Cincinnati State President
O’dell Moreno Owens

Panelist, “Driving Competitiveness
Through Collaboration”

O’dell Moreno Owens, M.D., MPH, one of the panelists for the “Driving Competitiveness Through Collaboration” segment, is president of Cincinnati State Technical and Community College.

In some respects his background is unusual for an American college president. An African-American of Mexican descent, he was raised in modest circumstances in Cincinnati. Though he was told by a ninth grade counselor that he was not college material and should plan on a vocational career, he was educated at Antioch College, Yale University, Makerere University in Kampala, Uganda, and Harvard Medical School, where he trained as a specialist in Reproductive Endocrinology. Dr. Owens returned to Cincinnati in 1982 to establish a medical practice that produced the region’s first “test tube baby.” Two decades later – having served on the board of trustees of the University of Cincinnati and being named to a seat he still holds on the national board of directors of US Bank – ­he was elected coroner of the county that encompasses Cincinnati. He used that position to advance his career-long efforts to move young people away from drugs and violence and to appreciate the value of a good education. In August, 2010, midway through his second term as coroner, Dr. Owens was appointed president of Cincinnati State.

While his biography is not traditional, Dr. Owens represents a recent trend among college presidents. According to a recent survey by the American Council on Education, 20 percent of the 1,600 college and university presidents surveyed came to the job from outside academia. In 2007, the percentage in a similar survey was just 13 percent.

At Cincinnati State, Dr. Owens arrived during a period of unprecedented growth. The college had seen its enrollment climb from about 8,000 in 2008 to more than 11,000 during the throes of the economic recession. Over the past year it has leveled at approximately 10,600, and in the 2012 Fall Semester enrollment showed a slight increase over the prior year ­ – making Cincinnati State one of only two colleges in Ohio that switched to semesters this fall without losing enrollment, according to a Dayton Daily News survey.

In addition to increasing enrollment and maintaining Cincinnati State’s financial standing, Dr. Owens has been charged by the Cincinnati State Board of Trustees with strengthening the college’s ties to the community and its employers. To that end, during his tenure the college has:

  • Opened a new campus at Middletown, through a public-private partnership that did not require the expenditure of the college’s capital funds and which is doubling as a downtown stimulus project in a strategically important location.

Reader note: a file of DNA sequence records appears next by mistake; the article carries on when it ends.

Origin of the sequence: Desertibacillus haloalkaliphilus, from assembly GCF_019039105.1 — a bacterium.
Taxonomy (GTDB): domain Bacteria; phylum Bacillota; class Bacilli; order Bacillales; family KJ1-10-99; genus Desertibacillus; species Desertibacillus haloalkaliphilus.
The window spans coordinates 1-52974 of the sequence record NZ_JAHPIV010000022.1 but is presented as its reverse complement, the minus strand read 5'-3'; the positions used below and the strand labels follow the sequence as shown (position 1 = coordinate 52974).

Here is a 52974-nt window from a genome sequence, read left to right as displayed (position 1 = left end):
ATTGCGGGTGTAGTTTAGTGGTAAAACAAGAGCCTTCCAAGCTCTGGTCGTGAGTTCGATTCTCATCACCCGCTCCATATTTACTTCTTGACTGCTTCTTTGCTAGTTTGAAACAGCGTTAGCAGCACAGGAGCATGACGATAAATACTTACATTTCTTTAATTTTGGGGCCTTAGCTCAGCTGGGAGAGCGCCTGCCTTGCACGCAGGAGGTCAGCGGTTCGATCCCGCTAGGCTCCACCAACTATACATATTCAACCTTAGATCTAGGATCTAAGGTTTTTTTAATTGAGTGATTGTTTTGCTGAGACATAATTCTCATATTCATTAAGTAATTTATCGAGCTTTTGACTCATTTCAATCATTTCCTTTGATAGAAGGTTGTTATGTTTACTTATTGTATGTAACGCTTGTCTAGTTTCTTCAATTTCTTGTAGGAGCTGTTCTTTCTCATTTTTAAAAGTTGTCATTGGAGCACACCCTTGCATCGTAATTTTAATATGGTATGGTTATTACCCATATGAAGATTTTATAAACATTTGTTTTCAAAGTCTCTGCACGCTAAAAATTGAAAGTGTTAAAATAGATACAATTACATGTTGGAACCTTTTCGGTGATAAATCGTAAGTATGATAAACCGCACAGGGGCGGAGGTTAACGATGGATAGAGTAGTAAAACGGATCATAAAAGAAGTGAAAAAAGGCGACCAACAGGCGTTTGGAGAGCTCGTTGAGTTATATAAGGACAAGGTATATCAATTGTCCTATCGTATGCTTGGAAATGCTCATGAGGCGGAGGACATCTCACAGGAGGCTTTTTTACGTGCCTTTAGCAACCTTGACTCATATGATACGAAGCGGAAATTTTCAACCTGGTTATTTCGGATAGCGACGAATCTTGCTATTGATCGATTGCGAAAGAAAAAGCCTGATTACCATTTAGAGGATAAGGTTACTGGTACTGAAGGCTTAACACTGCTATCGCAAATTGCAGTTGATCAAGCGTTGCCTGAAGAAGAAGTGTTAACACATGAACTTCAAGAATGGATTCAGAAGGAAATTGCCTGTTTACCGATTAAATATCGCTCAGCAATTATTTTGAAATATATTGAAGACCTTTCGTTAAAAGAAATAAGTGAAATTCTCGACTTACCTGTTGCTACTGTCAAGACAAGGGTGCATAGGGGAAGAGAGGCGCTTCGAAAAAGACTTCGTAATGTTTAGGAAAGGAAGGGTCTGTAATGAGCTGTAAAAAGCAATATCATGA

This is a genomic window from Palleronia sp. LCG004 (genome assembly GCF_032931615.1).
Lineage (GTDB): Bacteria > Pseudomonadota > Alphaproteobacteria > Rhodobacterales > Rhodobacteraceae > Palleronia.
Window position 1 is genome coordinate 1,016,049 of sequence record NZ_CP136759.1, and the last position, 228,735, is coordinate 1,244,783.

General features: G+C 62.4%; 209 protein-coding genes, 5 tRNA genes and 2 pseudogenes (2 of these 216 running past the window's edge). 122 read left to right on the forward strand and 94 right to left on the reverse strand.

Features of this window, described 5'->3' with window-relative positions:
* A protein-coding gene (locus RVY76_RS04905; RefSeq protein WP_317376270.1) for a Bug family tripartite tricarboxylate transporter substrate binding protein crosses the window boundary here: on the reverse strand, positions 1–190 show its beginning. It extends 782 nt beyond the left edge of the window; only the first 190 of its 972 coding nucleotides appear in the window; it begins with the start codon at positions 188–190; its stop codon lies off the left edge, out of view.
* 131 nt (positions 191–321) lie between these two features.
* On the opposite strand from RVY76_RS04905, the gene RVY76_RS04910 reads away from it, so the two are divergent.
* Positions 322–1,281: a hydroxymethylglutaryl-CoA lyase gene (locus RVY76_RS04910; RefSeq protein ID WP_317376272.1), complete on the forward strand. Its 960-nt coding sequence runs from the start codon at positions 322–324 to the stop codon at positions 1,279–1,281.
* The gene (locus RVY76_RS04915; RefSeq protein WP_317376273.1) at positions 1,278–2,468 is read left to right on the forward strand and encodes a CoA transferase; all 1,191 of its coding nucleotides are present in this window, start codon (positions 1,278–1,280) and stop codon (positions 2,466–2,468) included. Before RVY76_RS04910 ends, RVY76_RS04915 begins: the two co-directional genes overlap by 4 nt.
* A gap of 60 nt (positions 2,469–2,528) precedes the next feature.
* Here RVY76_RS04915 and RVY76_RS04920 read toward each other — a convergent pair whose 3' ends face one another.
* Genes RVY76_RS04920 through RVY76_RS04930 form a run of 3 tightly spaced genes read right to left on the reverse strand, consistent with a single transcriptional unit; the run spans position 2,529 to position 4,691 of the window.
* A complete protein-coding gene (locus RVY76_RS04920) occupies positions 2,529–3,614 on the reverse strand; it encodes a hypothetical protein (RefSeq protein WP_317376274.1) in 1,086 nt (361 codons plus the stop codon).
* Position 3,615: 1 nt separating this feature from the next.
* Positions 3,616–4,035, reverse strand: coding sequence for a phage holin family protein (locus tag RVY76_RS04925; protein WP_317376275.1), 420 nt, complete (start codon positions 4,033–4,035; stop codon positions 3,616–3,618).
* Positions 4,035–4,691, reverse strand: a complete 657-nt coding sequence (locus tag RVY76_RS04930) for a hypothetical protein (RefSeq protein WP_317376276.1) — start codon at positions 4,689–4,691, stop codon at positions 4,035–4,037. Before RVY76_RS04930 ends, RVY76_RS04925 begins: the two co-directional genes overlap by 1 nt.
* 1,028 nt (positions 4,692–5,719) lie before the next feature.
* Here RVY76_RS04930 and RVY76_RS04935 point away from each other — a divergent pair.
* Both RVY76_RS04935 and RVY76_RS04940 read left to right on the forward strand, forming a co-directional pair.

• Established a community-controlled scholarship using new funds donated to the college in memory of the late civil rights leader Rev. Fred Shuttlesworth.
  • Earned a $19.6 million grant from the U.S. Department of Labor to expand a workforce training program rooted in the college’s partnership with major health care providers in the region. Cincinnati State is the lead partner on the grant, which is designed to not only expand the program in Greater Cincinnati but also spread the concept to eight other community colleges across the country.
  • Started a charter community high school on Cincinnati State’s campus – one of only two in Ohio with a campus location.
  • Begun attaching college credit to workforce training certificates earned by participants at the college’s Workforce Development Center.
  • Partnered with non-profit organizations and other institutions to offer Cincinnati State coursework and job readiness training throughout the region.
  • Launched accelerated degree programs, starting with the Business Division.
  • Embraced a student success/retention strategy that seeks to expand participation by military veterans, international students and members of Greater Cincinnati’s growing Hispanic community.

Cincinnati State’s workforce training efforts have won the attention of President Obama’s administration, as well as praise from Ohio Gov. John Kasich. U. S. Energy Secretary Steven Chu has twice visited the campus, and Labor Secretary Hilda Solis and Dr. Jill Biden included Cincinnati State on their “Community College to Career” bus tour earlier this year.

Though he assumed the presidency at a time of perilous state funding support for higher education, Dr. Owens has ordered his administrative team to avoid complaining about a lack of financial resources.

“We are not going to whine,” he has repeatedly told the Cincinnati State community. “We’re going to figure out ways to get the job done. Period.”